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The role of the child's attorney is unique in American jurisprudence and not yet clearly defined by law or tradition. There is an emerging consensus, however, that children in dependency cases should have lawyers and those lawyers should be as active and as involved in their cases as are lawyers for any other party in any other litigation. Although state law and policy makers differ as to what voice the child should have in determining the direction and goals of the litigation, that is, whether the child's lawyer should represent the best interests of the child as determined by the lawyer or be directed by the expressed wishes of the child after counsel by the lawyer, the difference in approach between these two competing views is narrowing. There is a strong agreement across America as to the assertive and zealous duties of the child's lawyer - no matter how the decision-making authority for the litigation goals is defined.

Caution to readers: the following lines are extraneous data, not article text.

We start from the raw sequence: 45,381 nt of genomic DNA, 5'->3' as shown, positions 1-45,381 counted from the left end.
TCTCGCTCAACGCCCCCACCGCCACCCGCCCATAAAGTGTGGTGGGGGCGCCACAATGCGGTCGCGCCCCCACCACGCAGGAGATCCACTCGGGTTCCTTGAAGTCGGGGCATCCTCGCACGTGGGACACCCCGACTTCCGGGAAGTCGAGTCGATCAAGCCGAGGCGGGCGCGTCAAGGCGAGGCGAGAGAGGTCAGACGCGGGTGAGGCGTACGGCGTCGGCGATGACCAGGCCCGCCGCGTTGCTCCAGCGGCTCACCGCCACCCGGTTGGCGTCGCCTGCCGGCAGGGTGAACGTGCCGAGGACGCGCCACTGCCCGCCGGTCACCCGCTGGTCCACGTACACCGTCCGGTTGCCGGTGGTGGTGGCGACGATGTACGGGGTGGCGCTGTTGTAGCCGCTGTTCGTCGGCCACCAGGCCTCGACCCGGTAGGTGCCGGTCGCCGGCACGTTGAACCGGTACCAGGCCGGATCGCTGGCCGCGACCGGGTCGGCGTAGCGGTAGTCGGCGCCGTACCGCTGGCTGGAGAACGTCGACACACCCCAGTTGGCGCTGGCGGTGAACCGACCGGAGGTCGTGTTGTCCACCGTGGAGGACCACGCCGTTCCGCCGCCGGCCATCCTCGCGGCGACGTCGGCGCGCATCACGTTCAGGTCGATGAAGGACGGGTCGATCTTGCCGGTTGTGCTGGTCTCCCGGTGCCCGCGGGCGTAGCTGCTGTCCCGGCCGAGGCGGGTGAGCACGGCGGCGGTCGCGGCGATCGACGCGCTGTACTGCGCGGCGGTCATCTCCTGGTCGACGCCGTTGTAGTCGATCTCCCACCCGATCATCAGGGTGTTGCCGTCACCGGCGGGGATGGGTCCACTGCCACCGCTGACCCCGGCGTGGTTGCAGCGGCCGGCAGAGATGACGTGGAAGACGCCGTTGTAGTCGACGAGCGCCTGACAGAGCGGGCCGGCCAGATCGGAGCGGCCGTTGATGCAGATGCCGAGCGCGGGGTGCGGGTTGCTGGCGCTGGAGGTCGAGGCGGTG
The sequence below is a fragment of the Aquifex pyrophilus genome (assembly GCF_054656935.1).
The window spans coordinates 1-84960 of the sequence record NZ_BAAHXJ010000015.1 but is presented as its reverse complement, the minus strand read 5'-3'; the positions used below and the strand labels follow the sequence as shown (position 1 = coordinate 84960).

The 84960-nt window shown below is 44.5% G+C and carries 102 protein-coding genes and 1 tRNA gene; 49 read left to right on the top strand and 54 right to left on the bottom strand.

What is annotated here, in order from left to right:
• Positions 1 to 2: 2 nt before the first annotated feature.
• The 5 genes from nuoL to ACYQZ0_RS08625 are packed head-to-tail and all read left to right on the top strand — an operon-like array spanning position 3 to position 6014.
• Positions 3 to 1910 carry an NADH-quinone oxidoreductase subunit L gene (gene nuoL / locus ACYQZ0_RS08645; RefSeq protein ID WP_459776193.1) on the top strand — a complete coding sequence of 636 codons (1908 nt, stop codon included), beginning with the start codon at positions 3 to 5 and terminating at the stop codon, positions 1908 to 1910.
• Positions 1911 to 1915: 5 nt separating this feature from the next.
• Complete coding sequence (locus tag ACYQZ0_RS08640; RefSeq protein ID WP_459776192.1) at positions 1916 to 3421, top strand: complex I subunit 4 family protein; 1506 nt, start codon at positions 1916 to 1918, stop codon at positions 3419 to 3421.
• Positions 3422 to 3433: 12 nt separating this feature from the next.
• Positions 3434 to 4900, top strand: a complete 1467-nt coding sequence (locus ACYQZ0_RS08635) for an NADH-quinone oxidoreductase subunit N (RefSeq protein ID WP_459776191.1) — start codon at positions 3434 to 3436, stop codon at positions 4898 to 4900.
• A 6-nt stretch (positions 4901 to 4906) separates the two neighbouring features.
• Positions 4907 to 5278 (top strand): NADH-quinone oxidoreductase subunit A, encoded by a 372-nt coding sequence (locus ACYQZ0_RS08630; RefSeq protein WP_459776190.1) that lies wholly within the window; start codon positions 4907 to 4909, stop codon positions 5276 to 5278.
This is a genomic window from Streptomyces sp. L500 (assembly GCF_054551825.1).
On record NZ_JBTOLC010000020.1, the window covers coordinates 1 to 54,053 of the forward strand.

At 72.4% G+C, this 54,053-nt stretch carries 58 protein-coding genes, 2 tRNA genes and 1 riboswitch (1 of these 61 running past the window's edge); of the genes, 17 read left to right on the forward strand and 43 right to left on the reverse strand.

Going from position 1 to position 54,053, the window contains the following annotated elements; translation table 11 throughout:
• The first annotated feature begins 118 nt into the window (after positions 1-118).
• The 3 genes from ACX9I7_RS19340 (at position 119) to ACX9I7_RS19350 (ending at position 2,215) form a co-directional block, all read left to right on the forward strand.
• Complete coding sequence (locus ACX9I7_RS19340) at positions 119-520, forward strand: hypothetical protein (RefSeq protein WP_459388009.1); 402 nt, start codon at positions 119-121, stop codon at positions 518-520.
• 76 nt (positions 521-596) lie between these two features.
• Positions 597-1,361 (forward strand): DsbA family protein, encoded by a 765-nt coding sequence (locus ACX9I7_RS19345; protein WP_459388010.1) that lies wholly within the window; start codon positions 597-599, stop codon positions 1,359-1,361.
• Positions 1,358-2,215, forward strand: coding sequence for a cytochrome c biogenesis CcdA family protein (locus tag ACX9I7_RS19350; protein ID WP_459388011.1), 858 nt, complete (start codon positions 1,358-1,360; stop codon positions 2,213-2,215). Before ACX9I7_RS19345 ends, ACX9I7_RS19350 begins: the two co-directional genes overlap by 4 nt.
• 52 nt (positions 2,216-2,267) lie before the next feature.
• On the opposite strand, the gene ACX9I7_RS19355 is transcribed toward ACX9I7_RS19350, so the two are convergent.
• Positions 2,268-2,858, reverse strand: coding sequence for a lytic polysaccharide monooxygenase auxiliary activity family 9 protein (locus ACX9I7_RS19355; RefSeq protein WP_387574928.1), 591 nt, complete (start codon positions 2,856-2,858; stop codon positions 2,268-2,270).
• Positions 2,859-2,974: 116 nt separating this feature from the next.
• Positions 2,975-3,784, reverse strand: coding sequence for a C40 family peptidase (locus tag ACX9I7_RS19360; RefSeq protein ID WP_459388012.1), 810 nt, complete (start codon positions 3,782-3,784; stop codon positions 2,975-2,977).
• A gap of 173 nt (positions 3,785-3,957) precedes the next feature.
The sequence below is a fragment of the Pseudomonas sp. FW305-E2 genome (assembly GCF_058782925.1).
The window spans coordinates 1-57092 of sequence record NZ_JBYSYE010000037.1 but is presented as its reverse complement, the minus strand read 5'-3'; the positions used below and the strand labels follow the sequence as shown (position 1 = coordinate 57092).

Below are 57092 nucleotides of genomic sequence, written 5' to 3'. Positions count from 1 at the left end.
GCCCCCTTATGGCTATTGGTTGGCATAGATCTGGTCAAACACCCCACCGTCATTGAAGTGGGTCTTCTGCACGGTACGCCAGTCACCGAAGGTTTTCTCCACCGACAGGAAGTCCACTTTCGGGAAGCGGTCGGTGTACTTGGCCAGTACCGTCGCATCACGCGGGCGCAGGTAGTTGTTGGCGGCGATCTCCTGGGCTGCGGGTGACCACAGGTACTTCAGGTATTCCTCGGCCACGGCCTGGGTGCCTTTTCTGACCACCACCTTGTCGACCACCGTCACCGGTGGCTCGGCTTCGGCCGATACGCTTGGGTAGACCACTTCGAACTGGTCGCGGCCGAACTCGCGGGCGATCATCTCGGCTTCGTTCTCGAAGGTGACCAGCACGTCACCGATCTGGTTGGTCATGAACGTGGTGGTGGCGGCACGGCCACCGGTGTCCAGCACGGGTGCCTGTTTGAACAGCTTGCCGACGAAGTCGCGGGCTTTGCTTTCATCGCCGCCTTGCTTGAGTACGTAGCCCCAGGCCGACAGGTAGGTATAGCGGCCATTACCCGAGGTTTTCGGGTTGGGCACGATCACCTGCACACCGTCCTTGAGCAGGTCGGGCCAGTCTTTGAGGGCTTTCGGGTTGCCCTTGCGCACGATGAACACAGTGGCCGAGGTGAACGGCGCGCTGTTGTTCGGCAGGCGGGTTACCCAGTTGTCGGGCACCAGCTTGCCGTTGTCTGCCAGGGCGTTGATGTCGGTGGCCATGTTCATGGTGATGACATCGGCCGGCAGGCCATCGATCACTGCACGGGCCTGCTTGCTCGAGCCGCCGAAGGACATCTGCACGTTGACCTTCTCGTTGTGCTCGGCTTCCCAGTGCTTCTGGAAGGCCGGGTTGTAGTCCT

Reproduced with permission. Copyright 2016 National Association of Counsel for Children, all rights reserved. Originally published as Duquette, Donald N. and Anne. M Haralambie. "Representing Children and Youth." In Child Welfare Law and Practice: Representing Children, Parents, and State Agencies in Abuse, Neglect, and Dependency Cases, edited by Donald N/ Duquette, Anne M. Haralambie, and Vivek S Sankaran, 817-856. 3rd ed. Denver, CO: Bradford Publishing Co., 2016